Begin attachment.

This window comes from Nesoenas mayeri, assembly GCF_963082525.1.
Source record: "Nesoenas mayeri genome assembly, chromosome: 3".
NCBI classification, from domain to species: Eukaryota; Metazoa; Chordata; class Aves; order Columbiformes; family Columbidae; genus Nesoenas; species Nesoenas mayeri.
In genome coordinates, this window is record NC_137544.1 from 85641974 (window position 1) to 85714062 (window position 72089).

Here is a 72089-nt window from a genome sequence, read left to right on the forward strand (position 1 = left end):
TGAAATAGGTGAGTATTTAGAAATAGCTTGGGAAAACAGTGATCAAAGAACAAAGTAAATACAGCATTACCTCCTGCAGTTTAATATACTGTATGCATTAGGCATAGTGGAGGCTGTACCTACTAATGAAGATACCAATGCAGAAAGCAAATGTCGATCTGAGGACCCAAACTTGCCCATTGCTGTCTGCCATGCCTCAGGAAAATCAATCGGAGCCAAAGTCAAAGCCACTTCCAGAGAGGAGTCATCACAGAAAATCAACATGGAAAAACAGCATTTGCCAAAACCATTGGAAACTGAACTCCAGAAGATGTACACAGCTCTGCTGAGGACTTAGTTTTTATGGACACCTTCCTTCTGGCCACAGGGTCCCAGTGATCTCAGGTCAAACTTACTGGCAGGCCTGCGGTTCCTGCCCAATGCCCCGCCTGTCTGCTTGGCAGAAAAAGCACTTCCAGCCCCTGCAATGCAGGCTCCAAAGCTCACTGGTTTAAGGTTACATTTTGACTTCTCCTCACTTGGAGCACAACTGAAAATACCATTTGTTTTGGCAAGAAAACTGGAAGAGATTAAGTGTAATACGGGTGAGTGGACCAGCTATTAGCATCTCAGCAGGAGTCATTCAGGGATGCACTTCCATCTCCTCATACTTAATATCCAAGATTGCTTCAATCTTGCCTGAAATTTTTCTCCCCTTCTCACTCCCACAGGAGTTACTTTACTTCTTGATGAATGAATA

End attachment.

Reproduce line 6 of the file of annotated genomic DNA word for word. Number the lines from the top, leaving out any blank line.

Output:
TGAAATAGGTGAGTATTTAGAAATAGCTTGGGAAAACAGTGATCAAAGAACAAAGTAAATACAGCATTACCTCCTGCAGTTTAATATACTGTATGCATTAGGCATAGTGGAGGCTGTACCTACTAATGAAGATACCAATGCAGAAAGCAAATGTCGATCTGAGGACCCAAACTTGCCCATTGCTGTCTGCCATGCCTCAGGAAAATCAATCGGAGCCAAAGTCAAAGCCACTTCCAGAGAGGAGTCATCACAGAAAATCAACATGGAAAAACAGCATTTGCCAAAACCATTGGAAACTGAACTCCAGAAGATGTACACAGCTCTGCTGAGGACTTAGTTTTTATGGACACCTTCCTTCTGGCCACAGGGTCCCAGTGATCTCAGGTCAAACTTACTGGCAGGCCTGCGGTTCCTGCCCAATGCCCCGCCTGTCTGCTTGGCAGAAAAAGCACTTCCAGCCCCTGCAATGCAGGCTCCAAAGCTCACTGGTTTAAGGTTACATTTTGACTTCTCCTCACTTGGAGCACAACTGAAAATACCATTTGTTTTGGCAAGAAAACTGGAAGAGATTAAGTGTAATACGGGTGAGTGGACCAGCTATTAGCATCTCAGCAGGAGTCATTCAGGGATGCACTTCCATCTCCTCATACTTAATATCCAAGATTGCTTCAATCTTGCCTGAAATTTTTCTCCCCTTCTCACTCCCACAGGAGTTACTTTACTTCTTGATGAATGAATA